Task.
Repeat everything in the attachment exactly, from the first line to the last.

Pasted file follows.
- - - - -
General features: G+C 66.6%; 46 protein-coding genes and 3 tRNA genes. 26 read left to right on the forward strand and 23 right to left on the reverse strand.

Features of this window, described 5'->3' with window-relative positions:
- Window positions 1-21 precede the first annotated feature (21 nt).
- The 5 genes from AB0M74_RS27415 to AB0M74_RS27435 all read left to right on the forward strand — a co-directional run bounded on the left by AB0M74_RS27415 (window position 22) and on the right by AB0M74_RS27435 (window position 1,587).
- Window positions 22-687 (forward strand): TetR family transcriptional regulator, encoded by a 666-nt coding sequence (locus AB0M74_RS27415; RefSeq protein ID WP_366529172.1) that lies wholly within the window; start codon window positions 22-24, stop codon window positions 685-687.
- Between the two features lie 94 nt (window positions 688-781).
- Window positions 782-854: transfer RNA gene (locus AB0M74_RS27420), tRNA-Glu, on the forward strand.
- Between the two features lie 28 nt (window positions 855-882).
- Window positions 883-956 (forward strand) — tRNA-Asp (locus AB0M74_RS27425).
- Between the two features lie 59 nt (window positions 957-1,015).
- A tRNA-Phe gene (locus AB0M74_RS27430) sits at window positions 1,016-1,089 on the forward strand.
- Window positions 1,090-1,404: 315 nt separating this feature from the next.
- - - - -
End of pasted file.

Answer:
General features: G+C 66.6%; 46 protein-coding genes and 3 tRNA genes. 26 read left to right on the forward strand and 23 right to left on the reverse strand.

Features of this window, described 5'->3' with window-relative positions:
- Window positions 1-21 precede the first annotated feature (21 nt).
- The 5 genes from AB0M74_RS27415 to AB0M74_RS27435 all read left to right on the forward strand — a co-directional run bounded on the left by AB0M74_RS27415 (window position 22) and on the right by AB0M74_RS27435 (window position 1,587).
- Window positions 22-687 (forward strand): TetR family transcriptional regulator, encoded by a 666-nt coding sequence (locus AB0M74_RS27415; RefSeq protein ID WP_366529172.1) that lies wholly within the window; start codon window positions 22-24, stop codon window positions 685-687.
- Between the two features lie 94 nt (window positions 688-781).
- Window positions 782-854: transfer RNA gene (locus AB0M74_RS27420), tRNA-Glu, on the forward strand.
- Between the two features lie 28 nt (window positions 855-882).
- Window positions 883-956 (forward strand) — tRNA-Asp (locus AB0M74_RS27425).
- Between the two features lie 59 nt (window positions 957-1,015).
- A tRNA-Phe gene (locus AB0M74_RS27430) sits at window positions 1,016-1,089 on the forward strand.
- Window positions 1,090-1,404: 315 nt separating this feature from the next.